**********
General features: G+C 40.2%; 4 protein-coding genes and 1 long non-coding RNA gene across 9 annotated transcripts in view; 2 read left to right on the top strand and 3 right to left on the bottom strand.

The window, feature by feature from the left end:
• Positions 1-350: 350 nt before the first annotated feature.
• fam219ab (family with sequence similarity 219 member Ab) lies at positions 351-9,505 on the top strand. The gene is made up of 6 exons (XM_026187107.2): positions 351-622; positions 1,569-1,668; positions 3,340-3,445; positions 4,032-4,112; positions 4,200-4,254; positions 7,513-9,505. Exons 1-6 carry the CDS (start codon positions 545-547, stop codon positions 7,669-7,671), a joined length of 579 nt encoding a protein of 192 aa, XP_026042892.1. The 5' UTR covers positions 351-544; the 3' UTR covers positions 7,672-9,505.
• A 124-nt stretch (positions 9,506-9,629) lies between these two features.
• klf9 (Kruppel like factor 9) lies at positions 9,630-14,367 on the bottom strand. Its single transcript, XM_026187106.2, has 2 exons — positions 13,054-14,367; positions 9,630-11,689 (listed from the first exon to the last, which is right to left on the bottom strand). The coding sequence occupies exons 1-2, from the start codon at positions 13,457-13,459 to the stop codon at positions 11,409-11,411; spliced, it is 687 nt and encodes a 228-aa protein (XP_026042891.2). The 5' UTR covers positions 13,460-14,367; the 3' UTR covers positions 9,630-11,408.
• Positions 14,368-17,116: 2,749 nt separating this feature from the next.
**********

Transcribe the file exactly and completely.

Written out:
General features: G+C 40.2%; 4 protein-coding genes and 1 long non-coding RNA gene across 9 annotated transcripts in view; 2 read left to right on the top strand and 3 right to left on the bottom strand.

The window, feature by feature from the left end:
• Positions 1-350: 350 nt before the first annotated feature.
• fam219ab (family with sequence similarity 219 member Ab) lies at positions 351-9,505 on the top strand. The gene is made up of 6 exons (XM_026187107.2): positions 351-622; positions 1,569-1,668; positions 3,340-3,445; positions 4,032-4,112; positions 4,200-4,254; positions 7,513-9,505. Exons 1-6 carry the CDS (start codon positions 545-547, stop codon positions 7,669-7,671), a joined length of 579 nt encoding a protein of 192 aa, XP_026042892.1. The 5' UTR covers positions 351-544; the 3' UTR covers positions 7,672-9,505.
• A 124-nt stretch (positions 9,506-9,629) lies between these two features.
• klf9 (Kruppel like factor 9) lies at positions 9,630-14,367 on the bottom strand. Its single transcript, XM_026187106.2, has 2 exons — positions 13,054-14,367; positions 9,630-11,689 (listed from the first exon to the last, which is right to left on the bottom strand). The coding sequence occupies exons 1-2, from the start codon at positions 13,457-13,459 to the stop codon at positions 11,409-11,411; spliced, it is 687 nt and encodes a 228-aa protein (XP_026042891.2). The 5' UTR covers positions 13,460-14,367; the 3' UTR covers positions 9,630-11,408.
• Positions 14,368-17,116: 2,749 nt separating this feature from the next.